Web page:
Congress Will Demand More Fuel Efficiency from Detroit

For indispensable reporting on the coronavirus crisis, the election, and more, subscribe to the Mother Jones Daily newsletter.


Finally, finally, Congress is set to act to demand that American automakers improve the fuel efficiency of their cars and trucks. The Senate is expected to vote in the next two weeks on a bill demanding an average fuel efficiency of 35 miles per gallon by 2020. Left to their own devices since 1985, the automakers have been in reverse: 1987 model-year vehicles averaged 26.2 miles per gallon; last year’s fleet averaged 25.4 mpg. Clearly, know-how is not the problem.

But the automakers will say any old thing to avoid changing, even when their declining market share suggests that, from a purely financial perspective, change is necessary. GM’s chief begged lawmakers to be “responsible” so as not to “disadvantage the domestic industry.” Yet it may well be the lack of fuel efficiency that has put Detroit at a disadvantage in recent years relative to Japanese automakers Honda and Toyota.

GM also lashed out against CAFE, charging that the law “has not accomplished what it set out to do,” because American fuel consumption has continued to increase. Here again, lies, bloody lies. The auto industry has lobbied continuously and aggressively against strengthening fuel standards since they were first introduced. And, they’ve backslid from the efficient cars they made in the 70s and 80s.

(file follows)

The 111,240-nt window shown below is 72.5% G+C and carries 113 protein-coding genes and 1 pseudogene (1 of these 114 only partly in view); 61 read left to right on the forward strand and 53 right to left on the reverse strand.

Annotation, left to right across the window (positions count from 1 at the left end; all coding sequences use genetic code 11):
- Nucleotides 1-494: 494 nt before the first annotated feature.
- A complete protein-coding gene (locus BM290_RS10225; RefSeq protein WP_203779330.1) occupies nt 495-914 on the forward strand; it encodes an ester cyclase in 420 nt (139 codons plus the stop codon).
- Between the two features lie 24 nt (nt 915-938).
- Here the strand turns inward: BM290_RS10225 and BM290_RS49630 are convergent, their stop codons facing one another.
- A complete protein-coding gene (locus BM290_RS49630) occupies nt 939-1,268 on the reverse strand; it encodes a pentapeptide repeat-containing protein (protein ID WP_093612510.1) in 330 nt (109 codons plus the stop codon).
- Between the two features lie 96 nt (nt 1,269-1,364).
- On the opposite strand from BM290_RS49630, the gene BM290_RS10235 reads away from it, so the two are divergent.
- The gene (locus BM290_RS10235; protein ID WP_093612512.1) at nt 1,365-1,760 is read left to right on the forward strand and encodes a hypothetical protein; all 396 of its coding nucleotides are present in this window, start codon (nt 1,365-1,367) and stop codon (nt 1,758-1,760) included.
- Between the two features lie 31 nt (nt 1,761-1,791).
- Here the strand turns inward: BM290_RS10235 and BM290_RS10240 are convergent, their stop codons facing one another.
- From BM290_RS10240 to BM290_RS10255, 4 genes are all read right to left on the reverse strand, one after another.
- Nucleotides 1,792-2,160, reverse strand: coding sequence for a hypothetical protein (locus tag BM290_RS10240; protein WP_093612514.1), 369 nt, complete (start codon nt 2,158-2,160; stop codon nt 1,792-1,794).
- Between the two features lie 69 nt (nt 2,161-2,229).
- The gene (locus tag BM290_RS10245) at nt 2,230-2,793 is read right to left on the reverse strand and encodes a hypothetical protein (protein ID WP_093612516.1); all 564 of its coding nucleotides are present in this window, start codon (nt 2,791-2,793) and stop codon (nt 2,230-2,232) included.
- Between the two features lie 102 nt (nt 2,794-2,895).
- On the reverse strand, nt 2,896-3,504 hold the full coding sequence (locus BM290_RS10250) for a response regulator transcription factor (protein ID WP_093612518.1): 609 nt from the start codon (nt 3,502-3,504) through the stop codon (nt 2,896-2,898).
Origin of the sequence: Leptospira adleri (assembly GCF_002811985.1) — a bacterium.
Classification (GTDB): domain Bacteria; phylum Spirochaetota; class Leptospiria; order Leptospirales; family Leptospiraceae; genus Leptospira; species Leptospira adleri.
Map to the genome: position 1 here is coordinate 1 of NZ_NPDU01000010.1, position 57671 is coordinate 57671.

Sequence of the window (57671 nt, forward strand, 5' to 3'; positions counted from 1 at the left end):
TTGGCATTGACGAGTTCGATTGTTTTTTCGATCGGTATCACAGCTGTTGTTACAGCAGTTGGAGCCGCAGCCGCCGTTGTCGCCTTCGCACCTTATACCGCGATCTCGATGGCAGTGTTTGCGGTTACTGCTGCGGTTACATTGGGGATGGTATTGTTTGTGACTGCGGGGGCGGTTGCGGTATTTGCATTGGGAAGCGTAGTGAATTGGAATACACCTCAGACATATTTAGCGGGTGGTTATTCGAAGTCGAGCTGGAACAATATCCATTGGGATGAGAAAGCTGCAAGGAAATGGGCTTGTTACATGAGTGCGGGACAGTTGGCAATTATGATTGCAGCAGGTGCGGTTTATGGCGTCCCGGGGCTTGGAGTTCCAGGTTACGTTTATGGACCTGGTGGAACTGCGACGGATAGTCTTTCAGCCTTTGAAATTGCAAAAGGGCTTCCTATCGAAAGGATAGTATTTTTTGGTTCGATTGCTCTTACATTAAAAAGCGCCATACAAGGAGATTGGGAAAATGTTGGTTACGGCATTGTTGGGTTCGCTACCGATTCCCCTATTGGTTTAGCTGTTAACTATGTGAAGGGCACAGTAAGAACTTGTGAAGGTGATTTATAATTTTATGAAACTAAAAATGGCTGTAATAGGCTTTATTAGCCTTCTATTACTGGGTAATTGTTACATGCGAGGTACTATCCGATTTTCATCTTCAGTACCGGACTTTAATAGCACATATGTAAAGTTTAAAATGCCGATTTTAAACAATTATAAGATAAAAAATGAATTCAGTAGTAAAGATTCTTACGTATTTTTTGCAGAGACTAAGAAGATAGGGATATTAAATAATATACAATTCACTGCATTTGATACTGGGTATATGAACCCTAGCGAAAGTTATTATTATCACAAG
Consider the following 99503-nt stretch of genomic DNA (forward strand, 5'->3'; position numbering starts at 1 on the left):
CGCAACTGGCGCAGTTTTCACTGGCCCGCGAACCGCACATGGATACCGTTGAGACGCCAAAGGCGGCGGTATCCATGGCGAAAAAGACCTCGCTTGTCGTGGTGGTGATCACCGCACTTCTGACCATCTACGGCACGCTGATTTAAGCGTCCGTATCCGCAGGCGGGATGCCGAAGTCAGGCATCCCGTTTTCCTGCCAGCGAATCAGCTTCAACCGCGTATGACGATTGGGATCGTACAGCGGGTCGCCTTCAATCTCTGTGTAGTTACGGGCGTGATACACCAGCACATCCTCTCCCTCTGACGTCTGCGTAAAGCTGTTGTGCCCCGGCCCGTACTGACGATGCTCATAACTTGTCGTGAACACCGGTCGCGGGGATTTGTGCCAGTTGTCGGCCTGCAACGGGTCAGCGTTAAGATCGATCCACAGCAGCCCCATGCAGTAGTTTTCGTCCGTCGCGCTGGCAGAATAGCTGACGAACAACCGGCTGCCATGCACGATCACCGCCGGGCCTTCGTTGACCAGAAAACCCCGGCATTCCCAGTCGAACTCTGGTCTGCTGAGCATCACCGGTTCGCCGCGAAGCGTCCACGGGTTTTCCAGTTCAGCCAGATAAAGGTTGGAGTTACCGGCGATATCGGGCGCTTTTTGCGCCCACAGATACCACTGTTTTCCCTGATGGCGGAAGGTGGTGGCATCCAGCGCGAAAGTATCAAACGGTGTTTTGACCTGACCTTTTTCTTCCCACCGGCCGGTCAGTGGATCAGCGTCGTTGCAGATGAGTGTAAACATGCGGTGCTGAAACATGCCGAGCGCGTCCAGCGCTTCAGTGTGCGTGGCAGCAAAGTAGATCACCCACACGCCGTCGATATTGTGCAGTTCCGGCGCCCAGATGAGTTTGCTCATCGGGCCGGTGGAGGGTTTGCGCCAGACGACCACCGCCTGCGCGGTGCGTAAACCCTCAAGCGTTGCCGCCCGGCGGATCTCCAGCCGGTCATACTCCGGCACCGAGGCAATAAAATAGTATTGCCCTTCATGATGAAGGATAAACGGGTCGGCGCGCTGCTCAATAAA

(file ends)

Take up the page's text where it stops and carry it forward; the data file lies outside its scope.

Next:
Democratic Sen. Byron Dorgan (N.D.) reportedly gave the Big Three the schooling they’ve long needed. “We protected you from CAFE and you lost market share, jobs and money anyway.” (GM, Ford and Chrysler lost a combined $16 billion last year and put thousands of Americans out of their jobs.) “You’ve lost,” Dorgan said. “Your position is yesterday forever.”

Good riddance.

DOES IT FEEL LIKE POLITICS IS AT A BREAKING POINT?

Headshot of Editor in Chief of Mother Jones, Clara Jeffery

It sure feels that way to me, and here at Mother Jones, we’ve been thinking a lot about what journalism needs to do differently, and how we can have the biggest impact.

We kept coming back to one word: corruption. Democracy and the rule of law being undermined by those with wealth and power for their own gain. So we're launching an ambitious Mother Jones Corruption Project to do deep, time-intensive reporting on systemic corruption, and asking the MoJo community to help crowdfund it.

We aim to hire, build a team, and give them the time and space needed to understand how we got here and how we might get out. We want to dig into the forces and decisions that have allowed massive conflicts of interest, influence peddling, and win-at-all-costs politics to flourish.

It's unlike anything we've done, and we have seed funding to get started, but we're looking to raise $500,000 from readers by July when we'll be making key budgeting decisions—and the more resources we have by then, the deeper we can dig. If our plan sounds good to you, please help kickstart it with a tax-deductible donation today.

Thanks for reading—whether or not you can pitch in today, or ever, I'm glad you're with us.

Signed by Clara Jeffery

Clara Jeffery, Editor-in-Chief

We Recommend

Latest